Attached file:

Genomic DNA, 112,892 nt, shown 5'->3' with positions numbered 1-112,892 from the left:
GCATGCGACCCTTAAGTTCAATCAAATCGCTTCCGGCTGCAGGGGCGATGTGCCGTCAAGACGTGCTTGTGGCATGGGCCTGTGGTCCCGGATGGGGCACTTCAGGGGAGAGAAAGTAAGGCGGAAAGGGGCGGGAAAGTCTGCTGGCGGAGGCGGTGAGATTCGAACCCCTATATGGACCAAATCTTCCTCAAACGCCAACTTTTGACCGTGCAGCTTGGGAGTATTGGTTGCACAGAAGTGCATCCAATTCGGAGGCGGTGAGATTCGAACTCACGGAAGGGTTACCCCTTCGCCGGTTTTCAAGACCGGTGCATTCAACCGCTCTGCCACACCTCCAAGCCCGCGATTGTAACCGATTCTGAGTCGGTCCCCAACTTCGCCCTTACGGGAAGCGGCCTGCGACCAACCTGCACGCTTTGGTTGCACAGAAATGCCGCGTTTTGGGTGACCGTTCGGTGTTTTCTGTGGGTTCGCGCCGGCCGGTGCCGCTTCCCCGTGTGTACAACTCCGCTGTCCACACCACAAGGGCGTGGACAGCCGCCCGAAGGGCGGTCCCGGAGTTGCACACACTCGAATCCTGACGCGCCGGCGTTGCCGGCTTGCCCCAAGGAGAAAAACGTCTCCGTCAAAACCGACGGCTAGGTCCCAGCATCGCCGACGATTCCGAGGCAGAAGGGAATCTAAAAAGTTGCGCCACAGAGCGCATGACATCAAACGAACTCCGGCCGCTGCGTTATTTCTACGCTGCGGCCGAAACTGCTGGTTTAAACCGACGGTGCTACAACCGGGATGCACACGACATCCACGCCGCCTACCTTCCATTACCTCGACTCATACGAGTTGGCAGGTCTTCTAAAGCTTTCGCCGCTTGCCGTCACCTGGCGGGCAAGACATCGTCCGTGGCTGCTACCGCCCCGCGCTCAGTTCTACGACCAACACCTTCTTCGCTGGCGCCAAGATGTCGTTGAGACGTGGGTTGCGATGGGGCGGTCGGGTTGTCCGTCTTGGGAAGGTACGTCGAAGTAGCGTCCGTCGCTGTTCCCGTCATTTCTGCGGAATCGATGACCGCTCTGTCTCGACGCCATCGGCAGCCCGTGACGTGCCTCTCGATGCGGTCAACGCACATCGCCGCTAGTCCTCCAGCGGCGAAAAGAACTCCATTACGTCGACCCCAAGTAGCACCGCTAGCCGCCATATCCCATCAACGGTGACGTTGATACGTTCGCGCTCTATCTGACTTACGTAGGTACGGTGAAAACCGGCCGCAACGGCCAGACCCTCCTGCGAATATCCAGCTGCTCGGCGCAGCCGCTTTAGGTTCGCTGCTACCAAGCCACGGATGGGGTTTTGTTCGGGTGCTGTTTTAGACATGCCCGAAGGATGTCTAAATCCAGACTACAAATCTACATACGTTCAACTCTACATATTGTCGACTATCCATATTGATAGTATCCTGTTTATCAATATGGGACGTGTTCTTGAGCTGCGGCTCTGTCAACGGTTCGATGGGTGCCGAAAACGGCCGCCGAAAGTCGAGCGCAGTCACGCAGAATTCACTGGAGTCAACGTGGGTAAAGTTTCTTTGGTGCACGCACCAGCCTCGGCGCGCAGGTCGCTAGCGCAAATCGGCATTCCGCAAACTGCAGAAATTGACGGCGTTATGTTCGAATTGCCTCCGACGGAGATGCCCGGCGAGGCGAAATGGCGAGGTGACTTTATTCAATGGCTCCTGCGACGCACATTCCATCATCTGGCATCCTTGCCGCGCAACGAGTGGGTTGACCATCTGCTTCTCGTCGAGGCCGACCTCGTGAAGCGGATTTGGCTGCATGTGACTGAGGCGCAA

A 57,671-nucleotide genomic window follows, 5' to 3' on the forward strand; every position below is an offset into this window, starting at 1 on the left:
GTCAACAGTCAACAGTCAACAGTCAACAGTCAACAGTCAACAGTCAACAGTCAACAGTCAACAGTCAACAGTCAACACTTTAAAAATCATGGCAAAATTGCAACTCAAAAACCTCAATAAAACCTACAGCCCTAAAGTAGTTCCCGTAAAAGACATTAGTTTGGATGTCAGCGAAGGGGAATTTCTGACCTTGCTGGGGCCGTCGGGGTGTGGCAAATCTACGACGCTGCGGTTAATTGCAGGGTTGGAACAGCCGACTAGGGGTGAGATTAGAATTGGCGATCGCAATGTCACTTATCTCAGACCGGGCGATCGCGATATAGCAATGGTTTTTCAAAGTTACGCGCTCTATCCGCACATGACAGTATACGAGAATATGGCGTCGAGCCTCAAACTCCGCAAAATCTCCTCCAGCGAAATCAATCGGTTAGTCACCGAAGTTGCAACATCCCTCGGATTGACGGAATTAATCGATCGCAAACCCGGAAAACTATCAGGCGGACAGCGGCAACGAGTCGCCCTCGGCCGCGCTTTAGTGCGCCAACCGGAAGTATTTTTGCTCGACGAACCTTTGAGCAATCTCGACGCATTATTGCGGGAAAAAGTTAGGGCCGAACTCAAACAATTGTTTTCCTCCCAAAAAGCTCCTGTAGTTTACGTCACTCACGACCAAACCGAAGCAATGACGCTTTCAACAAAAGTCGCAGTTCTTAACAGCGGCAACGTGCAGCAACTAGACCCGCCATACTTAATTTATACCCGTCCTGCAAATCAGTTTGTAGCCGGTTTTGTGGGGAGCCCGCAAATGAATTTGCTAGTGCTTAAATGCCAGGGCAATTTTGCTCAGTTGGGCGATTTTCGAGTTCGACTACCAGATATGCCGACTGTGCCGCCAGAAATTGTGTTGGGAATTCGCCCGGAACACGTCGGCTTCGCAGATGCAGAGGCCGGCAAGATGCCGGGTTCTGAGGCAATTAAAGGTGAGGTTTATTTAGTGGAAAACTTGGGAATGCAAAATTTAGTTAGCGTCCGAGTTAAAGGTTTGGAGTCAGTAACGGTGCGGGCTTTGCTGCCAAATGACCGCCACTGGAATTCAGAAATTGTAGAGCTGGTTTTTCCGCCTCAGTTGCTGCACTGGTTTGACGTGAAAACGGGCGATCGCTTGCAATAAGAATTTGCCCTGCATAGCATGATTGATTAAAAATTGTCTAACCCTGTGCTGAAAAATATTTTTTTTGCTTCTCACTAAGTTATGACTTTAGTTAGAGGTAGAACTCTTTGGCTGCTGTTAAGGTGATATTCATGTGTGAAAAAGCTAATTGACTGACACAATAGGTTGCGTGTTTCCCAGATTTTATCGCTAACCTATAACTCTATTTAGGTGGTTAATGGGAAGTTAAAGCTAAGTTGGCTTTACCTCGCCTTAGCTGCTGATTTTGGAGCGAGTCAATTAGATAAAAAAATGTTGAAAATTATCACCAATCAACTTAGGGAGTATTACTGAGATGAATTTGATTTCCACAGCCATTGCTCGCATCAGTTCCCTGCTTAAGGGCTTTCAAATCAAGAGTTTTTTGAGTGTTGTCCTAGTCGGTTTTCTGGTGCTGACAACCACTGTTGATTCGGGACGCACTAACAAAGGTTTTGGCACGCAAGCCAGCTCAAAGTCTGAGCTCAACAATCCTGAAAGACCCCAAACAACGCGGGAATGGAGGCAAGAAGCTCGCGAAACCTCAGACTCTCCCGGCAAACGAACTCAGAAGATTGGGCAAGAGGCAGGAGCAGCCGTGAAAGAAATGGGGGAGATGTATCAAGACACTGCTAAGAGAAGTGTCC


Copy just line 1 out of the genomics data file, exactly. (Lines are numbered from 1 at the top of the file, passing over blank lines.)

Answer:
Genomic DNA, 112,892 nt, shown 5'->3' with positions numbered 1-112,892 from the left: